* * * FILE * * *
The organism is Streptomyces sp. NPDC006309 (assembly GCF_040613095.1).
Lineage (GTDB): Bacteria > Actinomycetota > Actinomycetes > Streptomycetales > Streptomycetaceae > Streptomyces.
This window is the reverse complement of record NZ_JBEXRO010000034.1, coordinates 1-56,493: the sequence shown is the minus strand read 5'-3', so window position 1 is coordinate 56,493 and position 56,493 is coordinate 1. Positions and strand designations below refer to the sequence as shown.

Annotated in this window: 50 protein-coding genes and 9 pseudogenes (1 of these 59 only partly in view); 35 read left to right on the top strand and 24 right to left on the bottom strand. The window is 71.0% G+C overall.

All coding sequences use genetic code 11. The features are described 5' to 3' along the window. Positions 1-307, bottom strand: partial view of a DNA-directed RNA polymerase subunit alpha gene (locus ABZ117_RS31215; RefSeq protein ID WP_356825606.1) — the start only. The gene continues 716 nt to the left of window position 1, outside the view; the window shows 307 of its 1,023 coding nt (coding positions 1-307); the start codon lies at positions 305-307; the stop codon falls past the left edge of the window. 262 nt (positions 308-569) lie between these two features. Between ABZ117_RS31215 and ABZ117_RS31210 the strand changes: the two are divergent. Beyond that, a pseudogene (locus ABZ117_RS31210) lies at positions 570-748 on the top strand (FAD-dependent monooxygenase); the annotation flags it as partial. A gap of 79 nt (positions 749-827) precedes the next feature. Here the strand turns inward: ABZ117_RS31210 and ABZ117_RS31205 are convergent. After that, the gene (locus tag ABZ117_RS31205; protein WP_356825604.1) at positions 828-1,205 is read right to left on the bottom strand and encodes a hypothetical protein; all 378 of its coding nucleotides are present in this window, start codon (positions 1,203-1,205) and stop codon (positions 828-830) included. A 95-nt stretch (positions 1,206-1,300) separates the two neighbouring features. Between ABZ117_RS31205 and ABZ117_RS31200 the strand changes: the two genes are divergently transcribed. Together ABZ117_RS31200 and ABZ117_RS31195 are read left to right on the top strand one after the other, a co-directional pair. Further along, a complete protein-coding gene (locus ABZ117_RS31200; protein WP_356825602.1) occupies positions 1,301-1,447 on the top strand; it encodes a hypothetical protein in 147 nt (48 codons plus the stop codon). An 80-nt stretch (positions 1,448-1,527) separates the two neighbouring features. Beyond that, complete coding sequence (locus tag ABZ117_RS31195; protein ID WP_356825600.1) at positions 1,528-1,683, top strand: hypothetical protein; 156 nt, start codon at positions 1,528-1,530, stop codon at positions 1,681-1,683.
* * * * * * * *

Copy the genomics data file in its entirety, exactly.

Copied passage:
The organism is Streptomyces sp. NPDC006309 (assembly GCF_040613095.1).
Lineage (GTDB): Bacteria > Actinomycetota > Actinomycetes > Streptomycetales > Streptomycetaceae > Streptomyces.
This window is the reverse complement of record NZ_JBEXRO010000034.1, coordinates 1-56,493: the sequence shown is the minus strand read 5'-3', so window position 1 is coordinate 56,493 and position 56,493 is coordinate 1. Positions and strand designations below refer to the sequence as shown.

Annotated in this window: 50 protein-coding genes and 9 pseudogenes (1 of these 59 only partly in view); 35 read left to right on the top strand and 24 right to left on the bottom strand. The window is 71.0% G+C overall.

All coding sequences use genetic code 11. The features are described 5' to 3' along the window. Positions 1-307, bottom strand: partial view of a DNA-directed RNA polymerase subunit alpha gene (locus ABZ117_RS31215; RefSeq protein ID WP_356825606.1) — the start only. The gene continues 716 nt to the left of window position 1, outside the view; the window shows 307 of its 1,023 coding nt (coding positions 1-307); the start codon lies at positions 305-307; the stop codon falls past the left edge of the window. 262 nt (positions 308-569) lie between these two features. Between ABZ117_RS31215 and ABZ117_RS31210 the strand changes: the two are divergent. Beyond that, a pseudogene (locus ABZ117_RS31210) lies at positions 570-748 on the top strand (FAD-dependent monooxygenase); the annotation flags it as partial. A gap of 79 nt (positions 749-827) precedes the next feature. Here the strand turns inward: ABZ117_RS31210 and ABZ117_RS31205 are convergent. After that, the gene (locus tag ABZ117_RS31205; protein WP_356825604.1) at positions 828-1,205 is read right to left on the bottom strand and encodes a hypothetical protein; all 378 of its coding nucleotides are present in this window, start codon (positions 1,203-1,205) and stop codon (positions 828-830) included. A 95-nt stretch (positions 1,206-1,300) separates the two neighbouring features. Between ABZ117_RS31205 and ABZ117_RS31200 the strand changes: the two genes are divergently transcribed. Together ABZ117_RS31200 and ABZ117_RS31195 are read left to right on the top strand one after the other, a co-directional pair. Further along, a complete protein-coding gene (locus ABZ117_RS31200; protein WP_356825602.1) occupies positions 1,301-1,447 on the top strand; it encodes a hypothetical protein in 147 nt (48 codons plus the stop codon). An 80-nt stretch (positions 1,448-1,527) separates the two neighbouring features. Beyond that, complete coding sequence (locus tag ABZ117_RS31195; protein ID WP_356825600.1) at positions 1,528-1,683, top strand: hypothetical protein; 156 nt, start codon at positions 1,528-1,530, stop codon at positions 1,681-1,683.